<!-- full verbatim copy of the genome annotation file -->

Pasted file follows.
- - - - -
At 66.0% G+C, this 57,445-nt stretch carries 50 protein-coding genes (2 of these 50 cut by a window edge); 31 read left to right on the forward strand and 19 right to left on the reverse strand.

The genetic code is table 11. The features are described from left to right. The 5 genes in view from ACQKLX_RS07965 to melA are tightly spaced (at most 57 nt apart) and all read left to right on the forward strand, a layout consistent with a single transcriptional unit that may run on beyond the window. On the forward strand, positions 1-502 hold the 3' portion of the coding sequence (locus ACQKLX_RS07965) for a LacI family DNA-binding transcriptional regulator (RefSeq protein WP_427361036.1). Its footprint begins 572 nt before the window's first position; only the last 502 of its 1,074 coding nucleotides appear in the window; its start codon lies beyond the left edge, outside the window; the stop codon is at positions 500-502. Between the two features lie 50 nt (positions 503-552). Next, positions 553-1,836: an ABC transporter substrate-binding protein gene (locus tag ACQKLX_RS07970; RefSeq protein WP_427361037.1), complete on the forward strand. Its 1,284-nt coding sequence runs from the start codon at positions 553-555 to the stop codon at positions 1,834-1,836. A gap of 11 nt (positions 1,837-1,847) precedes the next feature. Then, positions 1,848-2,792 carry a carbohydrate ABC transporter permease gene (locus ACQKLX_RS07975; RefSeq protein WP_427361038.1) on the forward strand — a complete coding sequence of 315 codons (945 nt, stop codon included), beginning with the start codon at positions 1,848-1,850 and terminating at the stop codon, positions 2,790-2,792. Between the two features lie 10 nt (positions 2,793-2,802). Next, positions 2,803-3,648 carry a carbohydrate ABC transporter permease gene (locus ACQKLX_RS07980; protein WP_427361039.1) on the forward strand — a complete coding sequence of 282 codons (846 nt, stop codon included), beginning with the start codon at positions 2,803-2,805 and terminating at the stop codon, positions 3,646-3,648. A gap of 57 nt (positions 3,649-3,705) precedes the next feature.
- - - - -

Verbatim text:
At 66.0% G+C, this 57,445-nt stretch carries 50 protein-coding genes (2 of these 50 cut by a window edge); 31 read left to right on the forward strand and 19 right to left on the reverse strand.

The genetic code is table 11. The features are described from left to right. The 5 genes in view from ACQKLX_RS07965 to melA are tightly spaced (at most 57 nt apart) and all read left to right on the forward strand, a layout consistent with a single transcriptional unit that may run on beyond the window. On the forward strand, positions 1-502 hold the 3' portion of the coding sequence (locus ACQKLX_RS07965) for a LacI family DNA-binding transcriptional regulator (RefSeq protein WP_427361036.1). Its footprint begins 572 nt before the window's first position; only the last 502 of its 1,074 coding nucleotides appear in the window; its start codon lies beyond the left edge, outside the window; the stop codon is at positions 500-502. Between the two features lie 50 nt (positions 503-552). Next, positions 553-1,836: an ABC transporter substrate-binding protein gene (locus tag ACQKLX_RS07970; RefSeq protein WP_427361037.1), complete on the forward strand. Its 1,284-nt coding sequence runs from the start codon at positions 553-555 to the stop codon at positions 1,834-1,836. A gap of 11 nt (positions 1,837-1,847) precedes the next feature. Then, positions 1,848-2,792 carry a carbohydrate ABC transporter permease gene (locus ACQKLX_RS07975; RefSeq protein WP_427361038.1) on the forward strand — a complete coding sequence of 315 codons (945 nt, stop codon included), beginning with the start codon at positions 1,848-1,850 and terminating at the stop codon, positions 2,790-2,792. Between the two features lie 10 nt (positions 2,793-2,802). Next, positions 2,803-3,648 carry a carbohydrate ABC transporter permease gene (locus ACQKLX_RS07980; protein WP_427361039.1) on the forward strand — a complete coding sequence of 282 codons (846 nt, stop codon included), beginning with the start codon at positions 2,803-2,805 and terminating at the stop codon, positions 3,646-3,648. A gap of 57 nt (positions 3,649-3,705) precedes the next feature.